I ran to the garden to pick a few cherry tomatoes for Sam's lunch today before heading out to pick him up at school. As I was approaching the vines, some movement on a leaf of our tiny orange tree caught my eye. Looking closer, I noticed it was a very large insect. A praying mantis, very nice! I didn't have time to linger, so I continued towards the cherry tomatoes, started picking, and then noticed the droppings of a gigantic tomato hornworm. There it was on the tomato stem, munching away.

I hadn't seen one in many years. Not something you really want to see on your precious plants; these guys have big appetites. I had to leave to get Sam, but found it in the same spot hours later and took these pictures (no such luck with the praying mantis). I picked it off the plant and put it on the ground for Sam to get a closer look. It is fatter and longer than my finger, felt muscular when I grabbed it bare-handed, and writhed with its stubby legs from being disturbed. Small bugs do not bother me; we allow small spiders in our home, but relocate the large ones outside (or down the toilet). I am careful not to instill a fear of insects in Sam. So I swallowed my discomfort, picked up this thing again with a leaf, showed it to our neighbor, and carried it over to our green waste bin where I said a little apology and dropped it inside.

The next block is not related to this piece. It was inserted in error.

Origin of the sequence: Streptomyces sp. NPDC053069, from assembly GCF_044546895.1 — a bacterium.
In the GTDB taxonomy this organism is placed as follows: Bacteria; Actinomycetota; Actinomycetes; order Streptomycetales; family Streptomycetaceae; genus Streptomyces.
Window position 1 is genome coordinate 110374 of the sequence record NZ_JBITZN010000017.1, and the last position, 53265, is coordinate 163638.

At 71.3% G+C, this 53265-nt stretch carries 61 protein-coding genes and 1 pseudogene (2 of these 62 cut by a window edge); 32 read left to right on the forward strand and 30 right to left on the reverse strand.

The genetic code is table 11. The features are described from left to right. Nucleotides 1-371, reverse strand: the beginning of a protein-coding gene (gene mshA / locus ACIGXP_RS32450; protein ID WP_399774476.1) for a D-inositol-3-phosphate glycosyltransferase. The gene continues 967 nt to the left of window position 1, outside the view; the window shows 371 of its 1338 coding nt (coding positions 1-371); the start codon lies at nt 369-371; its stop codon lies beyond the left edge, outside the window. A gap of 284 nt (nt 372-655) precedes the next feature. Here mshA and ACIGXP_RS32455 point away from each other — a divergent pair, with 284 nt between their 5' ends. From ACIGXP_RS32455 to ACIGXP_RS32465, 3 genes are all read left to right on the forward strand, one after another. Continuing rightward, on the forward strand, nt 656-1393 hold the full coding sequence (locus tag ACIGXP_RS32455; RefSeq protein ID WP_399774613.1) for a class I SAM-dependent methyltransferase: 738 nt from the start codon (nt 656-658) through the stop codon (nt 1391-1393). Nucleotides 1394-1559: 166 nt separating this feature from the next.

I also explained to Sam that we don't want this caterpillar eating our tomatoes, even if its camouflage is rather elegant. Later I looked it up in my insect books and realized that the horn actually protrudes from the rear end, and that they are sometimes parasitized. Now I wish I'd checked for signs of ovipositor attack, although it really was so fat and muscular that I rather doubt it was being eaten from within.